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Title: In vitro augmentation of carcinoembryonic antigen expression in colorectal cancer cells
Author: Collie, M. H. S.
Awarding Body: University of Edinburgh
Current Institution: University of Edinburgh
Date of Award: 1999
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Carcinoembryonic antigen (CEA) is an oncofoetal antigen heterogeneously expressed by colorectal cancer cells, which may provide a useful target for antibody guided tumour localisation and therapy. Recent work in the Royal Free Hospital Department of Surgery demonstrated significant augmentation of CEA expression by certain Colorectal cancer cell lines on exposure to various chemical agents or to changing physicochemical environments. Specifically, Lovo, HT29 and Colo cell lines which are high, low and non-expressors of CEA respectively were grown in the presence of Butyric acid, gamma-interferon, Theophylline, 5-Azacytidine, Retinoic Acid or phorbol esters. All the agents caused reversible inhibition of cell growth and proliferation. Butyric acid and gamma-Interferon only caused significant augmentation of CEA expression in Lovo and HT29 cell lines but had no such effect on Colo cells. The aim of this work is to further systematically explore the effects of differentiating agents (Butyric acid, gamma-Interferon and 5-Azacytidine and Theophylline), altering environmental factors (pH, temperature, oxygen supply and nutritional content of medium), a range of commonly used cytotoxic drugs and radiation on the growth, differentiation and CEA expression of three cell lines - Lovo, HT29 and Colo. According to the observed effects of these factors used singly, combinations of chemical and physicochemical factors will also be tested for synergistic reactions. The growth, differentiation characteristics and CEA expression parameters will be measured by a combination of Electro Microscopy, Immunocytochemistry and Fluorescein Activated Cell Sorting. It is anticipated that Fluorescein-Activated Cell Sorting may prove more sensitive than Immunocytochemistry. Membrane CEA expression and total CEA content will be compared. In addition, the degree of release of CEA by the growing cells into their medium will be measured by Radioimmunoassay. An investigation of the genetic events which accompany observed differentiation and CEA expression will be conducted by indirect Immunocytochemistry. The aim is to establish whether genetically determined changes in the cell cycle accompany perceived changes in CEA expression and differentiation. Treated cells will be immunostained for oncogene products known to be associated with proliferation, apoptosis or tumour progression, e.g., p53, Bcl-2, K-ras, and c-myc.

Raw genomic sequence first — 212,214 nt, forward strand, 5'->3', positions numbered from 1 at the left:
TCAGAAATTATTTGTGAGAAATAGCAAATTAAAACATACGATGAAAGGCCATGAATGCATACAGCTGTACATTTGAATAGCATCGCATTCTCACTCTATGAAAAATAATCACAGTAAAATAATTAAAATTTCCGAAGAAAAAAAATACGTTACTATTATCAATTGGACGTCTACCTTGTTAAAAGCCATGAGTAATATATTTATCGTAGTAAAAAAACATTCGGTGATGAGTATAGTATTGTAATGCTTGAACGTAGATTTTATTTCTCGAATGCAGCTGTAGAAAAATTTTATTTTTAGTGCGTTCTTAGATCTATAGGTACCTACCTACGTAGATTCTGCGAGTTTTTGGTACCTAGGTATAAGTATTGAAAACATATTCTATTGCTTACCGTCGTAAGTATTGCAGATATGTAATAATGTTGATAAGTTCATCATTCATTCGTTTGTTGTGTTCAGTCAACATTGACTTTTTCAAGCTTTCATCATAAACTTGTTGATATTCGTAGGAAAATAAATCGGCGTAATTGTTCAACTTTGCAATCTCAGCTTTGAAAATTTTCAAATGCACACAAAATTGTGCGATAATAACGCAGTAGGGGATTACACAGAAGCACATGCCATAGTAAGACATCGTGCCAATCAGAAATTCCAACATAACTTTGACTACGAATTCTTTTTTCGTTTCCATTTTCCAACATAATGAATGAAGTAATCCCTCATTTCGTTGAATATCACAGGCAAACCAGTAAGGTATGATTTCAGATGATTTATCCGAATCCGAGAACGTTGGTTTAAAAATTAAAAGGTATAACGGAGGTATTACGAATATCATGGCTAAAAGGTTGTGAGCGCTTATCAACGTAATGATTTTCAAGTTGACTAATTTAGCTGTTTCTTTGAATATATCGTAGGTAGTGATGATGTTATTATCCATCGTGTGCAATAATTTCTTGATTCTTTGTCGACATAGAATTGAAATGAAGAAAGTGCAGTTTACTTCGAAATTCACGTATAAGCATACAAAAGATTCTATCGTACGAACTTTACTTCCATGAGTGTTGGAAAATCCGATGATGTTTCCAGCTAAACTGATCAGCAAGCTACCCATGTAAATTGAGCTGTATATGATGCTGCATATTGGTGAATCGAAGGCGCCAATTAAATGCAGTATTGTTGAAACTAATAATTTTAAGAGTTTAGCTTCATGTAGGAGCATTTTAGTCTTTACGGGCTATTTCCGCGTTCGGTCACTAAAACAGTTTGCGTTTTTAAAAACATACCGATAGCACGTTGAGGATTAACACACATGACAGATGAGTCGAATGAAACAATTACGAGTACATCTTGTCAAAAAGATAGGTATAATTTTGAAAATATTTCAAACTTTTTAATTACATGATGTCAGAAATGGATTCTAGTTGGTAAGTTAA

Supervisor: Not available Sponsor: Not available
Qualification Name: Thesis (M.D.) Qualification Level: Doctoral
EThOS ID:  DOI: Not available